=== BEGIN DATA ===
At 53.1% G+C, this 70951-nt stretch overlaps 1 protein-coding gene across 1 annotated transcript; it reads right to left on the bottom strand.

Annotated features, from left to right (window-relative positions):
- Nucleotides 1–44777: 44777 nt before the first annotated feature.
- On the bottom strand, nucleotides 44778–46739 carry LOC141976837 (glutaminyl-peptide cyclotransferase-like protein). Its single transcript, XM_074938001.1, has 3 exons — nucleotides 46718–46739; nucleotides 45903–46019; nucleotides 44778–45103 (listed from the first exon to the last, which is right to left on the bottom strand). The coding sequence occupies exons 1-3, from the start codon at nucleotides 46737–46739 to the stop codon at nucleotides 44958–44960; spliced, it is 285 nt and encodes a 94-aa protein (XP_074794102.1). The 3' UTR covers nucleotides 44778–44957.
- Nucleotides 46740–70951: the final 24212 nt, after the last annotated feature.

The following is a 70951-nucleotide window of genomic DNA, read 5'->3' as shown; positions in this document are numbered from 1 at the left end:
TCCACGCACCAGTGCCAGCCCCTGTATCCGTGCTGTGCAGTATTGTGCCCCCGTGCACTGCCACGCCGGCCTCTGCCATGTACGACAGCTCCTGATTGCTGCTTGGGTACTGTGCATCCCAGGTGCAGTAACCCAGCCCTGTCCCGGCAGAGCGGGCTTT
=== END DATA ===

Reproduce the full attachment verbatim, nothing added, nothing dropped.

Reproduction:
At 53.1% G+C, this 70951-nt stretch overlaps 1 protein-coding gene across 1 annotated transcript; it reads right to left on the bottom strand.

Annotated features, from left to right (window-relative positions):
- Nucleotides 1–44777: 44777 nt before the first annotated feature.
- On the bottom strand, nucleotides 44778–46739 carry LOC141976837 (glutaminyl-peptide cyclotransferase-like protein). Its single transcript, XM_074938001.1, has 3 exons — nucleotides 46718–46739; nucleotides 45903–46019; nucleotides 44778–45103 (listed from the first exon to the last, which is right to left on the bottom strand). The coding sequence occupies exons 1-3, from the start codon at nucleotides 46737–46739 to the stop codon at nucleotides 44958–44960; spliced, it is 285 nt and encodes a 94-aa protein (XP_074794102.1). The 3' UTR covers nucleotides 44778–44957.
- Nucleotides 46740–70951: the final 24212 nt, after the last annotated feature.

The following is a 70951-nucleotide window of genomic DNA, read 5'->3' as shown; positions in this document are numbered from 1 at the left end:
TCCACGCACCAGTGCCAGCCCCTGTATCCGTGCTGTGCAGTATTGTGCCCCCGTGCACTGCCACGCCGGCCTCTGCCATGTACGACAGCTCCTGATTGCTGCTTGGGTACTGTGCATCCCAGGTGCAGTAACCCAGCCCTGTCCCGGCAGAGCGGGCTTT